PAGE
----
Washington Research Foundation donates $1.65 million to support UW and WSU graduate students

Vascular dysfunction. Ice melt in Antarctica. Chronic liver disease. University of Washington graduate students are finding solutions to these problems — and many more — with the support of Washington Research Foundation. And thanks to the foundation’s most recent gift, emerging scientists at the UW and Washington State University will be supported for years to come.

Washington Research Foundation (WRF) recently donated $1.65 million to support ARCS Foundation Seattle Chapter endowments held at the UW and WSU, with the intention to fund annual ARCS scholar awards at both universities in perpetuity.

This gift deepens WRF’s long-standing commitment to supporting graduate students who conduct transformative research with potential for real-world impact in natural sciences and engineering. WRF seeks to cultivate the talents of outstanding, early career researchers in Washington state so their work may benefit the public through innovative discovery that leads to new products, services or practices. Since 1996, WRF has supported 132 ARCS scholars at the UW and WSU through a combination of endowed and annual contributions.

“We could not be more pleased with our support of ARCS scholars over the past two-plus decades,” said Brooks Simpson, WRF’s board chair. “These talented young scientists have been able to select the UW or WSU for their graduate programs due in part to these awards, which is a win-win. Our research universities are more able to attract the best graduate students, and the students get the finest education in their disciplines.”

Graduate students, said Meher Antia, Ph.D., WRF’s director of grant programs, make crucial contributions to advancing research and innovation at Washington state’s universities.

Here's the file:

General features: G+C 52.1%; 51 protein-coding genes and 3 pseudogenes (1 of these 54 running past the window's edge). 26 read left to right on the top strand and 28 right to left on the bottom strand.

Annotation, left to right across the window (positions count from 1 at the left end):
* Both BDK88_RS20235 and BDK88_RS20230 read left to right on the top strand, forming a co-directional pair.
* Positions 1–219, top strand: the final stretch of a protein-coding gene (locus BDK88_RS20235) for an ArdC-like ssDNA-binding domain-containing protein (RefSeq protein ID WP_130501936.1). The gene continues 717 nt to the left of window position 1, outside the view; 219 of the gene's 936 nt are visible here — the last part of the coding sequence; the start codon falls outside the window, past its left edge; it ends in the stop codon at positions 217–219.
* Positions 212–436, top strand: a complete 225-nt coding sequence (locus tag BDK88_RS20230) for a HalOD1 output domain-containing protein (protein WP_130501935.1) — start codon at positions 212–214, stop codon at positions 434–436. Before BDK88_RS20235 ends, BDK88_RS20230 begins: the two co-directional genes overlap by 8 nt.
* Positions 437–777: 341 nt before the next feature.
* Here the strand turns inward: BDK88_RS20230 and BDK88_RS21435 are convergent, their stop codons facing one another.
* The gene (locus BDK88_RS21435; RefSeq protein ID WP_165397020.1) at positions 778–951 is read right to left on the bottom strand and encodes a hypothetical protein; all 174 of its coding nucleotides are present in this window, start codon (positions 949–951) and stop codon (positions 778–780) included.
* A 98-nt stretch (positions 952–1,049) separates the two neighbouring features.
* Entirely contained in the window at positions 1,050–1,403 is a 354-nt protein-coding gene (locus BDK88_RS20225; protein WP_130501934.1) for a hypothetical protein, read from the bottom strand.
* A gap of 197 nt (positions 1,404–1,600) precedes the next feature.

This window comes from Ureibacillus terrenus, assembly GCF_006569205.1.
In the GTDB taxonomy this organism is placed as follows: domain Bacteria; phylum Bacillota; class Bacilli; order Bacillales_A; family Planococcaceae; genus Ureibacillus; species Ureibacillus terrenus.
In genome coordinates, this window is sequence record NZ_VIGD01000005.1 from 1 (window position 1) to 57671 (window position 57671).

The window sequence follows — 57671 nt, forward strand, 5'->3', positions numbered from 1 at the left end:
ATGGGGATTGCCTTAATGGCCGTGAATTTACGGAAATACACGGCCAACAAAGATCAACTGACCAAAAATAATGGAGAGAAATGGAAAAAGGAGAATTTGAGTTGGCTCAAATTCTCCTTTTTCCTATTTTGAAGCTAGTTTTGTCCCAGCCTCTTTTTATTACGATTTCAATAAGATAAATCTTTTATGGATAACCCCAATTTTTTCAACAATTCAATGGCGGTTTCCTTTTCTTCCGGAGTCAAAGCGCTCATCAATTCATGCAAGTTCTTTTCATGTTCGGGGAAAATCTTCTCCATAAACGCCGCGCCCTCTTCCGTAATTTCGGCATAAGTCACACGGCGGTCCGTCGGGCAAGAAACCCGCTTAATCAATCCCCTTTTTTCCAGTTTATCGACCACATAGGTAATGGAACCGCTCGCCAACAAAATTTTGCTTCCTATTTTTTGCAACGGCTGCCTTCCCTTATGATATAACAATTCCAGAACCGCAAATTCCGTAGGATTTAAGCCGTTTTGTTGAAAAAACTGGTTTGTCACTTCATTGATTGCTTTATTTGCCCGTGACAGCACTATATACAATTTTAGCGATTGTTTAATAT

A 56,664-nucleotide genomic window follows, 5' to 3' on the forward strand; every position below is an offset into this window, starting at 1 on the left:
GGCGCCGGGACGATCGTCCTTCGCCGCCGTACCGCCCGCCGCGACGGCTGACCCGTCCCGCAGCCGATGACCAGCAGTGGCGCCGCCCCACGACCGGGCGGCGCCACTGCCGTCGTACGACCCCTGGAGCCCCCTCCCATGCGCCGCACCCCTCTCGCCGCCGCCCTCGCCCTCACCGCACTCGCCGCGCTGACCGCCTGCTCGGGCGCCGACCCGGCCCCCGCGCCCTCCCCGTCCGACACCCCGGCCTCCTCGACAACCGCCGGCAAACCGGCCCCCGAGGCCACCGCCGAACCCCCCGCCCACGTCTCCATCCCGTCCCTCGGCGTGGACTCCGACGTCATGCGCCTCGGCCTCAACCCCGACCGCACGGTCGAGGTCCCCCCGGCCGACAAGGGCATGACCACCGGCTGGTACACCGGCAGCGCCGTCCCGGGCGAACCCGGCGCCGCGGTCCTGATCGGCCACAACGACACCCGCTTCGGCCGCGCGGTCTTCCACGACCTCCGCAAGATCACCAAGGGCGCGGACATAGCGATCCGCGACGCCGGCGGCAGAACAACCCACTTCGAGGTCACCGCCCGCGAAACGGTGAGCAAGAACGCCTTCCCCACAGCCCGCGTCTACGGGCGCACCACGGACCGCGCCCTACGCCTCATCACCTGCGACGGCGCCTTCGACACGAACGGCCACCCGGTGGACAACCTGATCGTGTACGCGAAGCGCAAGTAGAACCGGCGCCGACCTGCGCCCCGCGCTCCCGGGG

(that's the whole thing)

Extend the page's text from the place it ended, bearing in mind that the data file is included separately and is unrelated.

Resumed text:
“WRF funding for ARCS scholars through the years recognizes their scientific excellence and dedication, and we are delighted that this endowment will continue to do so in the future,” she noted.

The 15 WRF-supported ARCS scholars are just a few of the 170+ graduate students that ARCS Foundation Seattle Chapter supports each year. ARCS Foundation Seattle Chapter was founded in 1978, as one of 15 chapters nationwide, to provide financial awards to graduate students pursuing degrees in science, technology, engineering, mathematics, and health disciplines. To date, ARCS Seattle Chapter has supported over 1,400 STEM scholars at the UW and WSU with awards totaling more than $21.2 million.

“WRF’s donation is the single largest endowment gift to ARCS, and we couldn’t be more appreciative,” said ARCS Seattle Chapter President Margaret Niver McGann. “Best of all, WRF’s support of ARCS scholars extends far beyond the financial by providing ARCS scholars with opportunities that enhance their future as STEM leaders in Washington state.”

Since 1958, ARCS Foundation has awarded more than $121 million to over 11,000 scholars nationwide. ARCS Foundation scholars have produced thousands of research publications and patents, secured billions in grant funding, started science-related companies, and played a significant role in teaching and mentoring young people in the STEM pipeline.

“ARCS scholar awards are crucial to the success of graduate students as they pursue their research and degrees at the UW,” said UW Graduate School Dean Joy Williamson-Lott. “With financial support, they can focus on discovery, scholarship, innovation and impact – all of which help them launch successful careers and make the greatest impact.”

For UW graduate student Gemma O’Connor, the WRF/ARCS Foundation award was a significant factor in her decision to pursue her Ph.D. in Earth and Space Sciences at the UW. O’Connor researches past climates in order to understand and combat climate change today.

“The ARCS fellowship played a pivotal role,” she said, “in allowing me to juggle all of my work-related and personal commitments over the last three years, which has made a monumental difference to my success as a scientist.”

Gemma O’Connor, UW ARCS Scholar supported by Washington Research Foundation

Posted June 23, 2022, UW Graduate School Staff